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Kings of Anglia Issue 10 Magazine Offer

Yorkshire complete unbelievable victory over Essex

PUBLISHED: 17:32 06 May 2018 | UPDATED: 18:46 06 May 2018

Essex's Ryan ten Doeschate, couldn't stop Yorkshire winning. Photo: PA

Essex's Ryan ten Doeschate, couldn't stop Yorkshire winning. Photo: PA

PA Archive/PA Images

Yorkshire (50 & 329) beat Essex (142 & 146) by 91 runs

Yorkshire sealed one of the most unlikely comeback victories in Specsavers County Championship history as Steven Patterson and Ben Coad combined to end Essex’s challenge at Chelmsford.

The White Rose were bowled out for a humiliating 50 on the opening morning of this Division One clash but have fought back incredibly and wrapped up a 91-run victory almost 48 hours later.

Patterson finished with career-best first-class figures of six for 40, with Essex’s pursuit of a 238-run victory target heavily undermined when they lost four wickets in the space of 23 balls.

Coad took three of those wickets as the defending champions slipped from 114 for four to 114 for eight before eventually folding to 146 all out half an hour before lunch on the third morning.

It was Essex’s first defeat in the championship for 20 months, spanning 19 games, since they lost at Chelmsford to Glamorgan in the match that confirmed their promotion to Division One. Yorkshire took 19 points for their win to Essex’s three.

Yorkshire had restricted Essex to a 92-run first-innings lead and their second win of the season was underpinned by Jonny Bairstow’s efforts.

The England star elevated himself to open the second innings after tea on the first day and thrashed 50 in double-quick time before Harry Brook’s maiden first-class century tilted the balance further in the visitors’ favour.

Patterson had rattled through the first Essex four wickets on the second evening and the hosts began the day requiring a further 141 for victory with six wickets in hand.

It was the improbable figure of Joe Root who almost made the breakthrough on Sunday morning as he bowled the first over of the day, with Dan Lawrence lofting the England Test captain airily to extra cover where the ball eluded two converging figures.

Lawrence calmed down after that rush of blood and brought up Essex’s hundred two balls later but Coad came to the fore soon after.

The seamer ended a 59-run stand between Lawrence and Essex captain Ryan ten Doeschate, who was trapped plumb in front for 34 when one kept low.

James Foster lasted just three balls before Coad nicked his outside edge and Jonny Bairstow, standing up, took the catch, while Simon Harmer became Coad’s third victim when he played over a delivery and went 1bw.

Lawrence’s 101-ball stay for 32 ended when Patterson removed his middle stump as he played around a straight one and with it went Essex’s last hope of a win.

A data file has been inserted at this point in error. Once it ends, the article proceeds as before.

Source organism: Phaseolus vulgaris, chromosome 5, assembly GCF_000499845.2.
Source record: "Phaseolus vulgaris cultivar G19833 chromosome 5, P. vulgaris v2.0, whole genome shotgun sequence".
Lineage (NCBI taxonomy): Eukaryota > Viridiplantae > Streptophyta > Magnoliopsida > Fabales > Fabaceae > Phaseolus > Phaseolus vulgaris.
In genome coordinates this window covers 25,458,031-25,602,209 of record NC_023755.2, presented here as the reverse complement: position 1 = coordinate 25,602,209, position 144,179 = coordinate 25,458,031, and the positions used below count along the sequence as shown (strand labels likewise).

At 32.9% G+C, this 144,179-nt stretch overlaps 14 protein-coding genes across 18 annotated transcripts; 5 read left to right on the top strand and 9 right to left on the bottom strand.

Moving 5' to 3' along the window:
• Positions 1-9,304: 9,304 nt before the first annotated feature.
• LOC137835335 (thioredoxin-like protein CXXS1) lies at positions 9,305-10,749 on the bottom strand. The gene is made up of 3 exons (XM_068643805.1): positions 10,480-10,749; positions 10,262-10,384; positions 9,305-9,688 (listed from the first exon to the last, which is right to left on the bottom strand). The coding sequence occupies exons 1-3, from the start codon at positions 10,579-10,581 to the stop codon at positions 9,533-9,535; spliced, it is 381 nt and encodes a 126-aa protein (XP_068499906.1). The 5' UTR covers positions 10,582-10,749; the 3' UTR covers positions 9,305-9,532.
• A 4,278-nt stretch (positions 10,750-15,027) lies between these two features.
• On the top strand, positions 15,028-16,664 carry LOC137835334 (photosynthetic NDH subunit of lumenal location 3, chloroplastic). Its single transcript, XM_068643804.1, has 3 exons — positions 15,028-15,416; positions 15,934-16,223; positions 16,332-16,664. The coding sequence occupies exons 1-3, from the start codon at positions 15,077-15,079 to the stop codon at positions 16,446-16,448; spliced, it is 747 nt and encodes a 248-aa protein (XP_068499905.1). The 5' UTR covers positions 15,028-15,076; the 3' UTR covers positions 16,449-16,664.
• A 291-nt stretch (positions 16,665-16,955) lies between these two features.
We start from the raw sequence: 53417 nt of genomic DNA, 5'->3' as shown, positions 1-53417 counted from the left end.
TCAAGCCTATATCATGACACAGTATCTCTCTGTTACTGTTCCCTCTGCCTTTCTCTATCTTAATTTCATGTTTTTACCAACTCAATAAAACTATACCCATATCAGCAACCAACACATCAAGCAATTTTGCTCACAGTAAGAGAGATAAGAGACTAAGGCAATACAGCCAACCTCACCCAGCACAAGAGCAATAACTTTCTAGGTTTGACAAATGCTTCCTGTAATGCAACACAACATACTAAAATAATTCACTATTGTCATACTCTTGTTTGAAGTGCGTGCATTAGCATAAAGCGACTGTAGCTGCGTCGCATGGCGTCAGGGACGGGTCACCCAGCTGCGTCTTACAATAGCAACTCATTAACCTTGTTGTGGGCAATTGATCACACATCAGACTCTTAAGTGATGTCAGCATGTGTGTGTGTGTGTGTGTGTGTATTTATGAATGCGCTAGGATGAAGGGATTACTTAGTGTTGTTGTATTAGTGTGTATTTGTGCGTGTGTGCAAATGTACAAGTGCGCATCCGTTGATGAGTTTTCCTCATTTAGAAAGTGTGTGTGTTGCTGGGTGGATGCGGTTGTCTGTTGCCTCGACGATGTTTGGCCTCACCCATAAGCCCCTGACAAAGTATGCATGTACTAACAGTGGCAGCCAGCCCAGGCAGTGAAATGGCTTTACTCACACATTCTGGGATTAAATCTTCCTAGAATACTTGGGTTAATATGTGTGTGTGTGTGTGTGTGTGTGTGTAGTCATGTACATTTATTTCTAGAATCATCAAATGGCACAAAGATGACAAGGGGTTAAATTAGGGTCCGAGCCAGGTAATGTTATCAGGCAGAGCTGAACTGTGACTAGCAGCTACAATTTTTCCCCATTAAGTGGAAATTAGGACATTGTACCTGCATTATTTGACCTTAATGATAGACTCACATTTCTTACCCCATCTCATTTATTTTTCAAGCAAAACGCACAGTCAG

Patterson trapped Jamie Porter lbw for his sixth wicket - and his efforts bettered the six for 56 he took against Durham in June 2016, the last time he had a five-wicket haul.

Sam Cook passed his previous highest first-class score of three and was five not out when Siddle was lbw to Tim Bresnan for 24.

Essex head coach Anthony McGrath said: “It was a crazy game. To bowl a team out for 50 and get triple their total we’d be expecting to win the game.

“There were two key periods for me: if we’d have got 200-250 in that first innings it would have been a different game. Give credit to Yorkshire, they came back and started their second innings with Jonny Bairstow coming out and playing aggressively. But having said that, yesterday afternoon when they were 276 for three and we got seven wickets quickly and we’re back in the game. Again it showed our fighting spirit that we were in positions to kill the game and win it.

“It’s unlike us in the last two years where we’ve had chances to win and we have done. But that’s cricket. I’ve said to the boys up there that the test of a really good team is how they bounce back, and that’s what we’ll be looking to do at Worcester.

“It’s just been one of those seasons at the moment when there has been a lot of rain about, a lot of low scores and it’s almost as if something is happening every over. But, look, it’s one of those games where we’ve been on the wrong side of it, but it’s one game in isolation, and we’ll come back stronger next time.

“I’m not concerned at all with our players. I think the pitches here, the groundsmen have done his best. Before the Lancashire game it was under water and it’s been raining since we’ve been away, so the pitches are underprepared. That’s not helping the batters. I think last week at Hampshire would have been a good four-day game. And we’ve had a game washed out without a ball being bowled. So it’s been a stop-start season, very difficult for batsmen to get momentum. But we’re not concerned at all.”

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